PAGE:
### But how is that possible?

It may sound too good to be true; that it’s possible to encrypt something with one key that can only then be decrypted by a different key. For a long time, mathematicians weren’t sure if it was possible, but fortunately they discovered a way in the 1970s.The math of the one-way function relies on prime numbers, the difficulty of factoring large primes, and modular arithmetic. If you’d like to dig deeper into the math, .Fortunately, all of us can use and benefit from public key cryptography without needing to understand the complicated math behind it. In fact, we likely use public key cryptography everyday as we use computers and the Internet. Just imagine, what would the world be without it?

**Advantages Of Public Key Encryption**

- Security is easy as only the private key must be kept secret.
- Maintenance of the keys becomes easy being the keys (public key/private key) remain constant through out the communication depending on the connection.

## Performance Disadvantages of Public Key Encryption

Public key encryption works very well and is extremely secure, but it’s based on complicated mathematics. Because of this, computers in the past had to work very hard to both encrypt and decrypt data using the system. In applications where you needed to work with large quantities of encrypted data on a regular basis, the computational overhead meant that public key systems could be very slow.

Thankfully, this isn’t as much of a problem today as systems run much faster. However, TechBeacon warns that good encryption practices have to be used so that you don’t experience many speed disadvantages of encryption with a public key. This includes using as few network connections as possible and sticking with close servers when you can.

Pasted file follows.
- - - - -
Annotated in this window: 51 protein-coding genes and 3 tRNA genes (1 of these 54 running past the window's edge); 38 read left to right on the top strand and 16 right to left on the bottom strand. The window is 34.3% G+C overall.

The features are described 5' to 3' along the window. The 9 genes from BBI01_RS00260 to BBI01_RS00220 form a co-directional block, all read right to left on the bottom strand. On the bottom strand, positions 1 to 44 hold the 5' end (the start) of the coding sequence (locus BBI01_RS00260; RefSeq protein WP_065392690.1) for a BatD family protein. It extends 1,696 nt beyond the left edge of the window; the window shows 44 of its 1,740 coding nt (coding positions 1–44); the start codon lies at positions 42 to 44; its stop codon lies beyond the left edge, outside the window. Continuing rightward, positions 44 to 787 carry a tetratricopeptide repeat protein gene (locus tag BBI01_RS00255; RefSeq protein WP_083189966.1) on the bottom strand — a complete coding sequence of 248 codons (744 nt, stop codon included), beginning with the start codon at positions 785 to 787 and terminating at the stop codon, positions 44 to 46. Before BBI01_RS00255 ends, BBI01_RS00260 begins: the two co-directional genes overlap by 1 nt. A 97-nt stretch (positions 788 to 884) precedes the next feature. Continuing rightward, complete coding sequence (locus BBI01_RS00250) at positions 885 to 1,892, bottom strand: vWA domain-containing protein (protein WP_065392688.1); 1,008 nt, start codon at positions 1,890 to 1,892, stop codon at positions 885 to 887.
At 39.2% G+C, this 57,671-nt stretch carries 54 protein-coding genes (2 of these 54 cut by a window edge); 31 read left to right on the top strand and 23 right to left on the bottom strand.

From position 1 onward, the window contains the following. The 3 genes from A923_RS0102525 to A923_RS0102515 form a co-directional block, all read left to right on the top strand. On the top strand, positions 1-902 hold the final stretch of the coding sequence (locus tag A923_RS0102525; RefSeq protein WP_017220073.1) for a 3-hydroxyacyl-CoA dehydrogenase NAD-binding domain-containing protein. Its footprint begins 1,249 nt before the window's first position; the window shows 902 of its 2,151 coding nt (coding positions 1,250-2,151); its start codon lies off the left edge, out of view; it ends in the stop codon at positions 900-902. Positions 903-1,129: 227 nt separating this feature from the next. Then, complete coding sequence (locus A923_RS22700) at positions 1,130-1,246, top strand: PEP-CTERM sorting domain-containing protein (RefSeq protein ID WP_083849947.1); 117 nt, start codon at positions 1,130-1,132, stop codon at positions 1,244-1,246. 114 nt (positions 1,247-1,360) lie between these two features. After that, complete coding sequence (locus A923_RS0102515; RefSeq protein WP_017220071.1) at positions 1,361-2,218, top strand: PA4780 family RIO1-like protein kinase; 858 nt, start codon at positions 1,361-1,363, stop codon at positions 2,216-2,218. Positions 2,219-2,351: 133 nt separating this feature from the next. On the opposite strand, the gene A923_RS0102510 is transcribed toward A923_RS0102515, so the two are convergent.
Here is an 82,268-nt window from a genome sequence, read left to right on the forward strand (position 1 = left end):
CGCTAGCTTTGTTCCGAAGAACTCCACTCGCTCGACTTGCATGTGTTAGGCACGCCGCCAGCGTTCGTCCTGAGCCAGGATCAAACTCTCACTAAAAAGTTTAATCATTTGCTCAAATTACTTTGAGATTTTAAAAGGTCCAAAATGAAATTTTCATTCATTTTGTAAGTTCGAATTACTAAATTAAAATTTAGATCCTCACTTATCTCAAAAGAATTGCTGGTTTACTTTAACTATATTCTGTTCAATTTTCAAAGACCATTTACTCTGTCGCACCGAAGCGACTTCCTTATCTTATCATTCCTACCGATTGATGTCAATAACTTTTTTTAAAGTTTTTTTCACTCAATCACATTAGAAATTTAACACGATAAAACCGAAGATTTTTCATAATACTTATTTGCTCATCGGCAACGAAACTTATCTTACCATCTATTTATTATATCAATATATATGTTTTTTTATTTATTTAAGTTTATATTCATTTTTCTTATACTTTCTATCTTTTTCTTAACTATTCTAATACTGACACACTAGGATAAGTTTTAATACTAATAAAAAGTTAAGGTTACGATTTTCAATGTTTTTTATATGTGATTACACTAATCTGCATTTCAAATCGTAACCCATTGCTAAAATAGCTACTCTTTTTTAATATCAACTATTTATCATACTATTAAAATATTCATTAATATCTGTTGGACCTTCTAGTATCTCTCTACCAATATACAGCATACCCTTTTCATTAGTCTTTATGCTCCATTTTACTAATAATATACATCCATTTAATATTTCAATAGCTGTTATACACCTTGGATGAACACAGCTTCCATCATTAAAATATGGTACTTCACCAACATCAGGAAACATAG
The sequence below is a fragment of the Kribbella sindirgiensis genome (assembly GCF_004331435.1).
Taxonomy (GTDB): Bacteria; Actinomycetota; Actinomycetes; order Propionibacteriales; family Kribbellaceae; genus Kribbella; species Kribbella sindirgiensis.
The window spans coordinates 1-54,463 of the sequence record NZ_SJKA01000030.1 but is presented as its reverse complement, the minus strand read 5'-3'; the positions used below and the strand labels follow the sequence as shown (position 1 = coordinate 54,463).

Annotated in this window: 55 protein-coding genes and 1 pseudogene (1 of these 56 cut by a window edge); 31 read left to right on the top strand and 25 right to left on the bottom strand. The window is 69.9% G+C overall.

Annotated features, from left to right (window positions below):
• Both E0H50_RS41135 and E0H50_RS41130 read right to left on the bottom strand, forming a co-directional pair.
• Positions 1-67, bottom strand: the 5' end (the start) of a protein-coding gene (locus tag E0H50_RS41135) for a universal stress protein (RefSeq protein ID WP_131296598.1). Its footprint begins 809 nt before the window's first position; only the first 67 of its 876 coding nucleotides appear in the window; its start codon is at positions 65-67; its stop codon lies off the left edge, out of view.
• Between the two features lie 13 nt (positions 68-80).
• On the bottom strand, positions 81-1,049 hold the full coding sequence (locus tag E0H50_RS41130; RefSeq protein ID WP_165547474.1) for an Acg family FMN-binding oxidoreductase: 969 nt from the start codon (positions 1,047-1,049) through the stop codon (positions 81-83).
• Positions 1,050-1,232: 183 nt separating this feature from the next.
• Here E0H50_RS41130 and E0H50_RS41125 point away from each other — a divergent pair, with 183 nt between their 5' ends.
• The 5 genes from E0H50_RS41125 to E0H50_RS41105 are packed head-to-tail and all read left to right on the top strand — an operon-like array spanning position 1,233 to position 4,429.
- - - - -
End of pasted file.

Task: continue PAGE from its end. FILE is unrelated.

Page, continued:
## Potential Certification Problems

Many public key systems use a third party to certify the reliability of public keys. For instance, if you were to encrypt sensitive corporate data to send to your attorney’s computer, you’d want to be sure that the computer you were sending it to was really tied to his law firm. The third party, called a certification authority, digitally signs their public key, turning it into a digital certificate, so that you can be sure it’s safe to use.

However, if the certification authority gets compromised, the criminal that did it could issue false certificates and fool people into sending data to the wrong place. This has already happened.

## Potential for Direct Compromise

There are two ways to crack data encrypted with a public key system. The first is to find a hole in the underlying mathematics that can be used to break the cipher. As of the date of publication, no such hole is publicly known.

The other way to crack the encryption is to guess the correct key. Khan academy explains that public key encryption works on the basis of having an extremely large number that is derived from multiplying a large number hidden in the public key with a large number hidden in the private key. So, if you could factor that extremely large number, you could break the encryption.

As computers become more powerful and as quantum computing, which uses light to create even faster speeds than traditional supercomputers, becomes a reality, brute force attacks on public key encrypted data become practical.

## False Sense of Security

No matter how safe your public key cryptography system is, it only protects what it’s designed to protect. For instance, when your customers send you their credit card data over the Internet, that transfer is protected by a mixture of public and private key encryption and is extremely safe. However, once you receive that credit card data, if you leave a computer with access to your server out in the open, someone could sit down at the keyboard, download all of the securely transferred data and steal it. Public key encryption won’t protect against that and, as such, it’s only a part of an overall security system.

Drop Your comment

Hits: 3